Personal security is undermined when the police protocol requires that when a police officer arrives at the scene of a crime, his role is to merely scan the home to ensure that the suspect is not still threatening the victims. At that point the procedure is merely to instruct the homeowner to await for a WhatsApp message with a link to file a complaint. The presence of a police officer who can actually provide some level of protection for a victim of crime is a significant part of providing security.
When police stop providing security
IN OCTOBER 2021, new policies were issued to police and volunteer citizen patrols in the Central District that even in the case of suspected theft they were not to “block a road or thoroughfare.” Not surprisingly, many volunteers immediately turned in their volunteer badges. Why spend time away from their family if the volunteers are being handcuffed from creating actual security, as they would almost always be forced to allow a suspected criminal to flee. The document distributed this week that defines so many crimes as non-urgent, and prohibiting a qualified response, shows the complete disconnect between the police and the citizens that they are charged with protecting.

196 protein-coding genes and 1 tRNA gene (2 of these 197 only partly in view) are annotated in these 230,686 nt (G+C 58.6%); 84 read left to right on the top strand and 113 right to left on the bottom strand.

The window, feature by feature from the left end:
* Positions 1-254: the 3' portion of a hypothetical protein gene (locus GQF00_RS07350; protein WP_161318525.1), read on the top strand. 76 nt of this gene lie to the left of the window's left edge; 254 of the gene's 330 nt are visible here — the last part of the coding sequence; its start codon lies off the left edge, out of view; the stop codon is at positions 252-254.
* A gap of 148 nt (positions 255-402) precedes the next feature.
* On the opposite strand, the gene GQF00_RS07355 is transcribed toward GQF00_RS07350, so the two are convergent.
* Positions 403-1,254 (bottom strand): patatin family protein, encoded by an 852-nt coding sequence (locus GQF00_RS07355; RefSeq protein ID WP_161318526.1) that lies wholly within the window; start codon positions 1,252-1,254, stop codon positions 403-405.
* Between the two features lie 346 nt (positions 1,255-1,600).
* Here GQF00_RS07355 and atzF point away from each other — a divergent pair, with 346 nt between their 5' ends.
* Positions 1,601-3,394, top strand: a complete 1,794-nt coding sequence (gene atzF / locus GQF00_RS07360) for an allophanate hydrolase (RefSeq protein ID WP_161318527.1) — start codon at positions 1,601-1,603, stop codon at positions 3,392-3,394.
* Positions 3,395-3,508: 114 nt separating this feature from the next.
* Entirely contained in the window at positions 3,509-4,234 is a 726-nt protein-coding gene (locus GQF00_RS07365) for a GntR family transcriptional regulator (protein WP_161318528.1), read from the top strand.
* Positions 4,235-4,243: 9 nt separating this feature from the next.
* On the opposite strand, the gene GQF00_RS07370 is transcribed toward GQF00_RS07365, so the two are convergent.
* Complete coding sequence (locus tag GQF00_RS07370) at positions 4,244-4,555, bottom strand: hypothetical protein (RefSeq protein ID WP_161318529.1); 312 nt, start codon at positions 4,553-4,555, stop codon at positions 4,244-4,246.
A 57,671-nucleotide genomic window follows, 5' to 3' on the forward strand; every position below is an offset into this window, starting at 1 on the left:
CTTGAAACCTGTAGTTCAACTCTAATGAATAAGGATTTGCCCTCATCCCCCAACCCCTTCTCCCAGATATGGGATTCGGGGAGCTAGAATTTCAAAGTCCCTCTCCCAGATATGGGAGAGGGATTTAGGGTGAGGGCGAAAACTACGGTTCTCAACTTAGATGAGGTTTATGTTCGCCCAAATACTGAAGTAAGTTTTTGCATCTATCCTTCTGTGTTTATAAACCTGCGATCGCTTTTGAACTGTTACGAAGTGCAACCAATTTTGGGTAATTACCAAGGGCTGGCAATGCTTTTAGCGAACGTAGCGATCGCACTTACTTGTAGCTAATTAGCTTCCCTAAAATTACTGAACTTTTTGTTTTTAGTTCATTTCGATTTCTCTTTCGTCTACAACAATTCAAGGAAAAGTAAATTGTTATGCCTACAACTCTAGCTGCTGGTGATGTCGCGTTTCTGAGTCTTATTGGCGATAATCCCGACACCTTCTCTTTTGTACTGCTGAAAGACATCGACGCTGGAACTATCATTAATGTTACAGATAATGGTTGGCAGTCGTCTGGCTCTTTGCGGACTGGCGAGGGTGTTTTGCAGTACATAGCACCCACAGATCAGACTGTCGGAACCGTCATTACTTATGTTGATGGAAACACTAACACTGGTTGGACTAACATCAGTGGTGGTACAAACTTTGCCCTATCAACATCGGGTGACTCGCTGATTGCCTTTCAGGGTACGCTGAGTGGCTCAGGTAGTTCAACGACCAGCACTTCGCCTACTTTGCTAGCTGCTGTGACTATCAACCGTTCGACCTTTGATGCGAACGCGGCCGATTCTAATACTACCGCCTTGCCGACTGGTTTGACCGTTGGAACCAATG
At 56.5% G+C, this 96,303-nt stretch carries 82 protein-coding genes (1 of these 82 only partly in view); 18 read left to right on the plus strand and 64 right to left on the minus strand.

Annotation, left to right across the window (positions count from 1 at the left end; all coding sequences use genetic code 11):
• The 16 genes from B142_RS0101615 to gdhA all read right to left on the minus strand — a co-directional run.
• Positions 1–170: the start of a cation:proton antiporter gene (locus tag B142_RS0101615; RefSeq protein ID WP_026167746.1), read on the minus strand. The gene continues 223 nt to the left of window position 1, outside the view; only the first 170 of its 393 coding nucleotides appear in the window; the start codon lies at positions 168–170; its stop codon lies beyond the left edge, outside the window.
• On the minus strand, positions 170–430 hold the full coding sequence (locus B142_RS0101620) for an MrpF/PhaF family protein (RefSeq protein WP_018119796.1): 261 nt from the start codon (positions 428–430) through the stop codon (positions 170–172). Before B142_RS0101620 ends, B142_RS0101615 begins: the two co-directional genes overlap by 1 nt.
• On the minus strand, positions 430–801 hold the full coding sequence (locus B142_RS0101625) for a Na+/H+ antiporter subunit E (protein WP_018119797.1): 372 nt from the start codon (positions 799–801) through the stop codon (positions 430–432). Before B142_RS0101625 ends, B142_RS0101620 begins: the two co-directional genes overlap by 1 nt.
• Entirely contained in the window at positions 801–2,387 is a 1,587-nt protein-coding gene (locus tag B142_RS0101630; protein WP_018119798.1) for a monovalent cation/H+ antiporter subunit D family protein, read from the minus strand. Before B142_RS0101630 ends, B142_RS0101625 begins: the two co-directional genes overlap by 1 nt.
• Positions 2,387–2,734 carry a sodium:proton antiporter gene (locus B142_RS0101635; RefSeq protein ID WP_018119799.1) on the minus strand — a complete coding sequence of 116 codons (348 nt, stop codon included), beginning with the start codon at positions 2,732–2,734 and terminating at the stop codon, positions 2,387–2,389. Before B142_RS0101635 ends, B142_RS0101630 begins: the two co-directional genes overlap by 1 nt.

The radio silence of the relevant minister and the prime minister highlights their complete detachment from the people. The upcoming elections present a perfect platform for issues of personal insecurity to be discussed and debated. The collapsing existing police system and the need to find a new organizational structure to keep us secure is a paramount issue that affects the quality of life of Israelis throughout the country.
While the average citizen doesn’t come into regular contact with the police, they do expect an engaged policing system to provide protection when their own security has been compromised. He expects that if his car is stolen, a policeman will come to the scene and check some cameras or try to find some evidence and expend effort to find the perpetrator and to return a sense of security to the community that has just been violated. The people want to feel that the police care and that they are being protected.
The decision of the police to delist 50,000 offenses to lower the burden on the policing system will not bring security to Israeli civilians, but will just play games with crime statistics. It will also likely cause chaos that will lead to the creation of private police forces that are guaranteed to fall short of the values that Israeli society seeks for itself.
This new policy instituted by our national public security minister is unacceptable. If the state declares that it cannot provide a proper response, then there should be an orderly process that gives power to local authorities to operate local police with appropriate powers, defining when they are in charge and when cases must be handed over to the national police.
If not, this “disorder” will surely lead to a much worse “secret order.”
The writer is mayor of Efrat.